Samia Suluhu sworn in as Tanzania’s first ever woman president

Dar es Salam, Tanzania, Mar 19 (efe-epa).- The vice president of Tanzania, Samia Suluhu, was sworn in Friday as the country’s new president, making her the first woman in the history of the East African nation to be head of state.

Suluhu, 61, was sworn in at a ceremony at the State House in Dar es Salaam, Tanzania’s economic capital, following the sudden death this week of 61-year-old president John Magufuli, from a heart ailment.

Suluhu will hold the reins of the country until 2025, since Magufuli had just started a new term having been re-elected on October 28.

She is currently the second female African head of state, after Ethiopia’s Sahle-Work Zewde.

But unlike Sahle-Work, whose position is rather symbolic, Suluhu actually holds executive power in Tanzania.

The brand-new leader, the sixth person to hold the Tanzanian presidency, became vice president with Magufuli in the 2015 elections, which they won as candidates of the Revolution Party (CCM, by its Swahili acronym), which has been in power since the country’s independence in 1961.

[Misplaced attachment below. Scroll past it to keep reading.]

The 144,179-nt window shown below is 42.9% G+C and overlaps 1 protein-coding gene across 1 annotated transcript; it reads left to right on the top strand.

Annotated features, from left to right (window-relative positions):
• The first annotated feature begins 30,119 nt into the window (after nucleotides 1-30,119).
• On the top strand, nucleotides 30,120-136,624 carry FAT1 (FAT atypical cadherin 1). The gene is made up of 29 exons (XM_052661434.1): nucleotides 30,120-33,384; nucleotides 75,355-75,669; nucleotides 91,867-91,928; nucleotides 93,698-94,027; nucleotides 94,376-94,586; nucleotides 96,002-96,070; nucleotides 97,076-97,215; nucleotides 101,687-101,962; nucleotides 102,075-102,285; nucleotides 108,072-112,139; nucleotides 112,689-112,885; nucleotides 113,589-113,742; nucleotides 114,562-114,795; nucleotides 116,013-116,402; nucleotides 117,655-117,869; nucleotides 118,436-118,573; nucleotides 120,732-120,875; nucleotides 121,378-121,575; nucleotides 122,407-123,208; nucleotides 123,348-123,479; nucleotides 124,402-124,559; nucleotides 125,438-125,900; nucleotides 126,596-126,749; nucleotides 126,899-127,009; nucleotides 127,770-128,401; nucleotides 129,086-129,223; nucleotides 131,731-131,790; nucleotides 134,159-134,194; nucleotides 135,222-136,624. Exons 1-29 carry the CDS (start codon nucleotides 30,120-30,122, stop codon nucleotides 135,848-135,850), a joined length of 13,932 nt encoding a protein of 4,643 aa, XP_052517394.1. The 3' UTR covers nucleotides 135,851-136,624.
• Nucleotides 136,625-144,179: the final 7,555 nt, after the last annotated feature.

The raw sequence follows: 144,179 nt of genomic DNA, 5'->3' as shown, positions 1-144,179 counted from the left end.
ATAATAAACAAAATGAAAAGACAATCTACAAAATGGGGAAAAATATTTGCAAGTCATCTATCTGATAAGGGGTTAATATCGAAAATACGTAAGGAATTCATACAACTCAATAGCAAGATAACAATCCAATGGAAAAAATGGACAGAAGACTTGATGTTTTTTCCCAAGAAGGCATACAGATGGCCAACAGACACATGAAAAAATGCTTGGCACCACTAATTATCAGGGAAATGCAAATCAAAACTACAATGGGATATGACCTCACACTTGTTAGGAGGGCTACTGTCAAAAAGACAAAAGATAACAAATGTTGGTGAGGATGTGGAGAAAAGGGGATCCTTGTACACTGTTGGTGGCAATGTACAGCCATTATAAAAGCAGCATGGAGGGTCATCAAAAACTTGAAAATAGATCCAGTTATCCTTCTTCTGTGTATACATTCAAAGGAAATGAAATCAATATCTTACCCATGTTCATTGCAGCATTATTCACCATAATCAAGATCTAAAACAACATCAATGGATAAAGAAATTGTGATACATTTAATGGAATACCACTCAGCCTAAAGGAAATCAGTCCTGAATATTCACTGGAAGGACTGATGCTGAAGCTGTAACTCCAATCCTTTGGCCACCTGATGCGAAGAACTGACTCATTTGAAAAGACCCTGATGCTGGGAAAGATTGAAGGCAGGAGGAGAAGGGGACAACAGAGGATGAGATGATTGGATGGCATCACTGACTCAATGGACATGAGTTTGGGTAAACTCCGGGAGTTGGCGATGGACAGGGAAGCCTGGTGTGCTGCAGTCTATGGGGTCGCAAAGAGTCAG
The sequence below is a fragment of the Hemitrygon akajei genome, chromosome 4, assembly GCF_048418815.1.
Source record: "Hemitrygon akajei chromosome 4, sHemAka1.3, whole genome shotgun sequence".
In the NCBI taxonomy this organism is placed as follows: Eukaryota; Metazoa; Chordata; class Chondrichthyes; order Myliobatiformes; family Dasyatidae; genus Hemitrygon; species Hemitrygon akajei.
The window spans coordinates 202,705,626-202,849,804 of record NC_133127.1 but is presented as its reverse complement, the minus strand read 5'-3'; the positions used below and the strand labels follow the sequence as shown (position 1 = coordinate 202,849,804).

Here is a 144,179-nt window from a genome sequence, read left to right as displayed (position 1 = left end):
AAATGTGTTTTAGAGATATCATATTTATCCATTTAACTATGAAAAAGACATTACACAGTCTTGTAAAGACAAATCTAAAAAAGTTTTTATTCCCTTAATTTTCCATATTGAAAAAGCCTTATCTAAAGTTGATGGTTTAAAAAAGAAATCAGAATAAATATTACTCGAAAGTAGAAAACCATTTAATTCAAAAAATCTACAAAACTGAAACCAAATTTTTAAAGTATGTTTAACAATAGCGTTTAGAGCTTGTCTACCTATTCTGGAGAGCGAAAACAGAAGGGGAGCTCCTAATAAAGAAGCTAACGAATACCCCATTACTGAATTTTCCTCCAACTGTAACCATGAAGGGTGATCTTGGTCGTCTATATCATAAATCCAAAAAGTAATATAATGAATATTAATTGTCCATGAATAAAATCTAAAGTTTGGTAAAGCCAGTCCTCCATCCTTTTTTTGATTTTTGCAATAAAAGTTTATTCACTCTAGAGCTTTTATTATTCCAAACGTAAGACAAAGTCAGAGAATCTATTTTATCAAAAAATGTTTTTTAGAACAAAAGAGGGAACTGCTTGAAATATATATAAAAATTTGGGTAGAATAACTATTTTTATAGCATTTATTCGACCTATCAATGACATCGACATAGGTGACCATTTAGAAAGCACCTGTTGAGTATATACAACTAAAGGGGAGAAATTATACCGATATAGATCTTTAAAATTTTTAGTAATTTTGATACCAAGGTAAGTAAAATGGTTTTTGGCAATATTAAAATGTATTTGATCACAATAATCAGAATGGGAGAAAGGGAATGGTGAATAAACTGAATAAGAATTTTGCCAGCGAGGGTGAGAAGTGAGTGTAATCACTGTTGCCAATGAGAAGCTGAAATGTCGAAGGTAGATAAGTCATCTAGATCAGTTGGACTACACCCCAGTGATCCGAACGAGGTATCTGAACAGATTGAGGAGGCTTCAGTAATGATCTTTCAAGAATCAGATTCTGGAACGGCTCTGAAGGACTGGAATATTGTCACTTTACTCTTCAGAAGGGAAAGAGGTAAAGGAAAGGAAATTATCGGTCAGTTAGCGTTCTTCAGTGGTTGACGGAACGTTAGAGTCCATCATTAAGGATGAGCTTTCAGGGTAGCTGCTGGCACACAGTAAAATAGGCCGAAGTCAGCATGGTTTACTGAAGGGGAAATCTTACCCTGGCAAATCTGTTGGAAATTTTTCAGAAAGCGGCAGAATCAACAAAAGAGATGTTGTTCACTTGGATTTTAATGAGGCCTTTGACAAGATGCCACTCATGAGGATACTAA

Both were re-elected for a second term in 2020, although that tandem was cut short on Wednesday, when Suluhu announced Magufuli’s death in Dar es Salaam due to a heart condition and decreed two weeks of national mourning.

Since his last public appearance on February 27, rumors had spread about the health of the Covid-19 skeptic head of state. The opposition has claimed he sought medical assistance abroad after being infected with coronavirus, although this has not been officially confirmed.

Tanzania’s main opposition leader, Tundu Lissu, said Thursday that Magufuli died as a result of coronavirus and accused the government of lying.

Lissu, who survived an alleged assassination attempt in September 2017 and is in exile in Belgium, called Magufuli the “most violent and titanic leader in the history of Tanzania.”

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